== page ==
High School Girls Develop a Solar Powered Shelter for the Homeless

An all-female high school engineering team invents an eco-friendly haven for the homeless in Los Angeles.

Posted in , May 2, 2017

San Fernando High School girls around their invention

Massachusetts Institute of Technology has granted 15 teams of high school students across the country $10,000 to solve a real-world problem. When the only all-female team of engineers--12 junior and senior San Fernando High School students called DIY Girls InvenTeam—received their grant, they knew they wanted to tackle homelessness.

San Fernando sits in the northwest region of Los Angeles County, California, a county where the Los Angeles Homeless Services Authority study shows there were 43,000 people who lived on the streets or in tents in 2016. Seeing homelessness first hand, the DIY Girls spent the past year, after school, spring and winter breaks building a rechargeable solar-powered tent for the homeless, with insulated fabric, a UV system and even a safety locking system.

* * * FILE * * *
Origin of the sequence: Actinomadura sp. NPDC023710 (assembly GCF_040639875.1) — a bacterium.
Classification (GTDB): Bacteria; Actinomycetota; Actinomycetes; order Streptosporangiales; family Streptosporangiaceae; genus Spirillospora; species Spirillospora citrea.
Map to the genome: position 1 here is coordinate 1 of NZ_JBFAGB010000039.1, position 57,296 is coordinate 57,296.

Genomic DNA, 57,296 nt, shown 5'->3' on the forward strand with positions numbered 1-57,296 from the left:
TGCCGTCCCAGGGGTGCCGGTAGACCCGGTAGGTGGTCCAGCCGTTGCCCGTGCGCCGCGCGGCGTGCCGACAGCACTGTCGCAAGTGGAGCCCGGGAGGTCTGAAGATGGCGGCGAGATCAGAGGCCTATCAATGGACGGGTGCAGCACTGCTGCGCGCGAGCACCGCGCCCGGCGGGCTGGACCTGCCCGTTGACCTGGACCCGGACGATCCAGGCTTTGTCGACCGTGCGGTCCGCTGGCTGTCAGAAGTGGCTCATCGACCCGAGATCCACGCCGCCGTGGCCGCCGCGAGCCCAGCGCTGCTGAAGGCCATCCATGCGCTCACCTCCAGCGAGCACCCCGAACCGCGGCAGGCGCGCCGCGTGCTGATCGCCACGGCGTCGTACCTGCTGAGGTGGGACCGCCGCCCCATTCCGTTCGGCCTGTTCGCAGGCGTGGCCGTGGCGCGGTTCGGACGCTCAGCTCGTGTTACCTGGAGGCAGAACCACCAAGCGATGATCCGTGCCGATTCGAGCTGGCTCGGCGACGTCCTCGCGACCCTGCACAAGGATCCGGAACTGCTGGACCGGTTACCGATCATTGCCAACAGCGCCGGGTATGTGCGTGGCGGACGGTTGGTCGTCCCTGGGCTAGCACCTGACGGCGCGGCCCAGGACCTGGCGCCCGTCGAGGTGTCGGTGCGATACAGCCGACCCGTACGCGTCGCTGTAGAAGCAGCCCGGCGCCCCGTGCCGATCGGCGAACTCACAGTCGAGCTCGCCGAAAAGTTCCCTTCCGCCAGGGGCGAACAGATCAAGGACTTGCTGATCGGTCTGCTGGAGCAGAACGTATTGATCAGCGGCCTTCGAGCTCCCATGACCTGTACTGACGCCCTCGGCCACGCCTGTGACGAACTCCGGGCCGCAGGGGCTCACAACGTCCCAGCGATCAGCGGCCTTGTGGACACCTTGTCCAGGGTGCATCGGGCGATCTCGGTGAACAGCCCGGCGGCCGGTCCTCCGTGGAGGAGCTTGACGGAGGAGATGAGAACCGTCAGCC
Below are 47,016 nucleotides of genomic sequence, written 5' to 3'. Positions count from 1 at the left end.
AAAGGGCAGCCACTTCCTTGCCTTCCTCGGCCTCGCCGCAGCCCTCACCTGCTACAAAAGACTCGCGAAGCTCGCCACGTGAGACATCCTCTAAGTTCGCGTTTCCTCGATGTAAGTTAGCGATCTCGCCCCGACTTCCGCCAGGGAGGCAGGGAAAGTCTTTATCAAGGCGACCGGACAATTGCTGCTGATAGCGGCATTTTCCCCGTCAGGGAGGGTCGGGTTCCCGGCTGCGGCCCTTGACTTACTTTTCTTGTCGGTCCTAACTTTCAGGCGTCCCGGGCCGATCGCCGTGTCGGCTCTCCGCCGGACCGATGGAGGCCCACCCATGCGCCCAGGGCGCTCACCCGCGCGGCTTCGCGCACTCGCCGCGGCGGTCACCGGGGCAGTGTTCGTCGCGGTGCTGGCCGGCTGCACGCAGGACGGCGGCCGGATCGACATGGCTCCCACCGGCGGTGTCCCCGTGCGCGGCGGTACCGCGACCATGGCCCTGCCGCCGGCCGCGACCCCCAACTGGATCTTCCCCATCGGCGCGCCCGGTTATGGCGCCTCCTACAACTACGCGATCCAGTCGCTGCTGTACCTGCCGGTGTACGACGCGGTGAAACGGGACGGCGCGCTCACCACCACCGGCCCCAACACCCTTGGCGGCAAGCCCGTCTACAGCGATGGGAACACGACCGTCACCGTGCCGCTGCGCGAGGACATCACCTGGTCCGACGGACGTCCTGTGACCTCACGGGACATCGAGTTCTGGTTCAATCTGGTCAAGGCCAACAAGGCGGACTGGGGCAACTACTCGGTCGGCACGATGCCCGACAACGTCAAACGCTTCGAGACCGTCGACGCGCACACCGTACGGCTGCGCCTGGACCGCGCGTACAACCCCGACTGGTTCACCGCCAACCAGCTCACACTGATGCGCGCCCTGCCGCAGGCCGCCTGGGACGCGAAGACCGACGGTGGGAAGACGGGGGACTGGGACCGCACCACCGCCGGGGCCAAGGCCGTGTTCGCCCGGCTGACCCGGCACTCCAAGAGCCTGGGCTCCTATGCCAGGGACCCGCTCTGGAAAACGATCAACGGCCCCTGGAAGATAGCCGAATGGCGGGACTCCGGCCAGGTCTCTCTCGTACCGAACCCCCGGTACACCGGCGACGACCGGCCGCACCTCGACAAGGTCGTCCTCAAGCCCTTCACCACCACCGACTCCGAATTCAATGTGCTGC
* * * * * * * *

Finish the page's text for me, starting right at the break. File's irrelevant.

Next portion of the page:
“I’ve learned a lot about helping others, helping the community and being selfless and showing a better world to other people and changing someone else’s life,” seventeen-year-old team member Maggie Mejia tells HuffPost of the experience.

Now, the team is reaching out to the community for help, as well. The DIY Girls are raising money on GoFundMe for travel expenses to MIT to present their solar-powered tent at EurekaFest in June, along with the other high school teams across the country.

“It’s not about us,” Mejia tells CBS Los Angeles. “It’s not about what we do or how great we can be. It’s what we can do to make this world a better place for these people, a better place for everyone.” 

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